Heterostructure Field Effect Transistors and Millimeter Wave Integrated Circuits
This thesis deals with the research and development of HFETs and HFET based circuits. One of the main aims of the work presented in this thesis has been to develop processes to fabricate state of the art devices and circuits. The process development has been directed on simplicity, and the processes have been developed until they are adequate for the needs.
HFETs have been developed on different types of III-V heterostructures. The general development of the HFETs in recent years is described. We have gone from the ordinary AlGaAs/GaAs on GaAs, via pseudomorphic AlGaAs/InGaAs on GaAs (with uniform- and .delta.-doping), arriving at today's state of the art material, lattice matched InAlAs/InGaAs on InP. Most of our structures have been designed by us and grown by some external laboratory. We have also developed more novel structures, such as materials with high indium concentration, InSb structures, and structures containing phosphide.
The technology has then been used to build different types of microwave and millimeterwave circuits: amplifiers (low-noise and gain), mixers (resistive and drain), frequency multipliers (doublers), and oscillators. By having an in house technology it has been possible to try new types of circuits and circuit solutions. A well-equipped microwave and millimeter wave laboratory allows us to extensively characterize the HFETs and circuits. This characterization helps us to evaluate the HFETs and the circuits, and enables us to develop both small- and large-signal HFET models.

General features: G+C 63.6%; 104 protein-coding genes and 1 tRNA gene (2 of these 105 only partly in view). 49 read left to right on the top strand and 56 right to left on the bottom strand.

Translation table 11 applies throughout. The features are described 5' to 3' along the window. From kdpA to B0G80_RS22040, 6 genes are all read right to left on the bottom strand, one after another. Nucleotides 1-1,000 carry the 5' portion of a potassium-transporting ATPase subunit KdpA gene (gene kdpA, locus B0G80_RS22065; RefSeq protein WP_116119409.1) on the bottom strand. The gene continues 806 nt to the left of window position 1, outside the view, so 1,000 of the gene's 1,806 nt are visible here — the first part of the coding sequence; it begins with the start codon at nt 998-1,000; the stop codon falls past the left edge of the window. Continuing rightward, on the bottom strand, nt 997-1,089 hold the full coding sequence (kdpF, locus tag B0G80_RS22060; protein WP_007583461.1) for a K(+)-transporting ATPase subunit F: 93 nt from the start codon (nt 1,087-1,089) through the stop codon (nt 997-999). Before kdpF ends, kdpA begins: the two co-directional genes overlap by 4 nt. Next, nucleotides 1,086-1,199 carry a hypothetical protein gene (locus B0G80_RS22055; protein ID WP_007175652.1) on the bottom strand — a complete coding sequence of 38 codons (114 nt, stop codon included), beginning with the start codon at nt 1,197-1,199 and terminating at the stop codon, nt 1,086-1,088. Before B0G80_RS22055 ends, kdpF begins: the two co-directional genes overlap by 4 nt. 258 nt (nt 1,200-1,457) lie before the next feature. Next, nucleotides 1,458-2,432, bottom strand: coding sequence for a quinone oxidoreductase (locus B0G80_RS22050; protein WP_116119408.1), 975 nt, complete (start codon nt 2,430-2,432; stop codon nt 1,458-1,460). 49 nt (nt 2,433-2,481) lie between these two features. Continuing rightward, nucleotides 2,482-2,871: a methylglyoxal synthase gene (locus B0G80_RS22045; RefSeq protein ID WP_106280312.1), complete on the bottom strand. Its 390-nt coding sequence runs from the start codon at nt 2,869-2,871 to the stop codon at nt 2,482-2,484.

Furthermore, we have developed a Monolithic Microwave Integrated Circuits (MMIC) technology. It was initiated when we realized the problems of designing and fabricating circuits for high frequencies (>100 GHz) using conventional hybrid technology. We have now developed the processes for the passive components and have fabricated our first MMICs.
The device results include a 0.15 .my.m gate length InAlAs/InGaAs on InP HFETs with a maximum frequency of oscillation of 350 GHz and an intrinsic transit frequency of 160 GHz. The MMIC results include a 119 GHz amplifier with a gain of 6 dB and an F-band resistive HFET mixer with a conversion loss of 9 dB.
Modulation Doped Field Effect Transistor (MODFET)
heterostructure field effect transistor (HFET)
monolithic microwave integrated circuits (MMIC)
small signal model
electron beam lithography
High Electron Mobility Transistor (HEMT)
large signal model